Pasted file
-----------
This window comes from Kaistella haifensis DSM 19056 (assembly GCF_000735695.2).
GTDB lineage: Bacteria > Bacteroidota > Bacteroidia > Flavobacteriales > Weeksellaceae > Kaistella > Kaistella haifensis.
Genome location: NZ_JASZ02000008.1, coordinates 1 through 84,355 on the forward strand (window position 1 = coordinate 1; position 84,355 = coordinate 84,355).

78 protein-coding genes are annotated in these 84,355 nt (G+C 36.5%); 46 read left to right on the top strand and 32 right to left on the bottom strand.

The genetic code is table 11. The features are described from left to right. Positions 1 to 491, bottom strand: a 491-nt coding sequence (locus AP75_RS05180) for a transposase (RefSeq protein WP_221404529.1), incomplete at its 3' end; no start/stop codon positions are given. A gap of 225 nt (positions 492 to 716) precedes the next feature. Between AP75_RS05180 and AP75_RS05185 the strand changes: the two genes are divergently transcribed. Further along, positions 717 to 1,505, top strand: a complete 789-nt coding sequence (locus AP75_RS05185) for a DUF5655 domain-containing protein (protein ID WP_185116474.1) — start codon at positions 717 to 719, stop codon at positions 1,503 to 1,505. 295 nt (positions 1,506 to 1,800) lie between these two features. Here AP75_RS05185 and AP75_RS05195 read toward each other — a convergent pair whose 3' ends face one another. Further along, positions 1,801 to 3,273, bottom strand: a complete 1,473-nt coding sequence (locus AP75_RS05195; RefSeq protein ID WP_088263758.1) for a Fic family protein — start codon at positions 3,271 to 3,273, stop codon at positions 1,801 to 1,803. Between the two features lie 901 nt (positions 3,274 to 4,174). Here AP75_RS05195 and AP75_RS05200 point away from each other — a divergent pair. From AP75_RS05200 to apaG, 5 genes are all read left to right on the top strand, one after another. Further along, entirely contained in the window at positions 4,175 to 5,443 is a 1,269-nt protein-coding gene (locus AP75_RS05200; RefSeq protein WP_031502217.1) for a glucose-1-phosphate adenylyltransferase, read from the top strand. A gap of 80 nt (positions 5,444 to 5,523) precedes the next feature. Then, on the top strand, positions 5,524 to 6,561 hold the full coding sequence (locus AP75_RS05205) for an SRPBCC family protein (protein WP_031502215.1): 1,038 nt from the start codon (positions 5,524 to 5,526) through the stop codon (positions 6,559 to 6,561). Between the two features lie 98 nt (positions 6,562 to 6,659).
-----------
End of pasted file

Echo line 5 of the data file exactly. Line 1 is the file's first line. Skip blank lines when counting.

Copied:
The genetic code is table 11. The features are described from left to right. Positions 1 to 491, bottom strand: a 491-nt coding sequence (locus AP75_RS05180) for a transposase (RefSeq protein WP_221404529.1), incomplete at its 3' end; no start/stop codon positions are given. A gap of 225 nt (positions 492 to 716) precedes the next feature. Between AP75_RS05180 and AP75_RS05185 the strand changes: the two genes are divergently transcribed. Further along, positions 717 to 1,505, top strand: a complete 789-nt coding sequence (locus AP75_RS05185) for a DUF5655 domain-containing protein (protein ID WP_185116474.1) — start codon at positions 717 to 719, stop codon at positions 1,503 to 1,505. 295 nt (positions 1,506 to 1,800) lie between these two features. Here AP75_RS05185 and AP75_RS05195 read toward each other — a convergent pair whose 3' ends face one another. Further along, positions 1,801 to 3,273, bottom strand: a complete 1,473-nt coding sequence (locus AP75_RS05195; RefSeq protein ID WP_088263758.1) for a Fic family protein — start codon at positions 3,271 to 3,273, stop codon at positions 1,801 to 1,803. Between the two features lie 901 nt (positions 3,274 to 4,174). Here AP75_RS05195 and AP75_RS05200 point away from each other — a divergent pair. From AP75_RS05200 to apaG, 5 genes are all read left to right on the top strand, one after another. Further along, entirely contained in the window at positions 4,175 to 5,443 is a 1,269-nt protein-coding gene (locus AP75_RS05200; RefSeq protein WP_031502217.1) for a glucose-1-phosphate adenylyltransferase, read from the top strand. A gap of 80 nt (positions 5,444 to 5,523) precedes the next feature. Then, on the top strand, positions 5,524 to 6,561 hold the full coding sequence (locus AP75_RS05205) for an SRPBCC family protein (protein WP_031502215.1): 1,038 nt from the start codon (positions 5,524 to 5,526) through the stop codon (positions 6,559 to 6,561). Between the two features lie 98 nt (positions 6,562 to 6,659).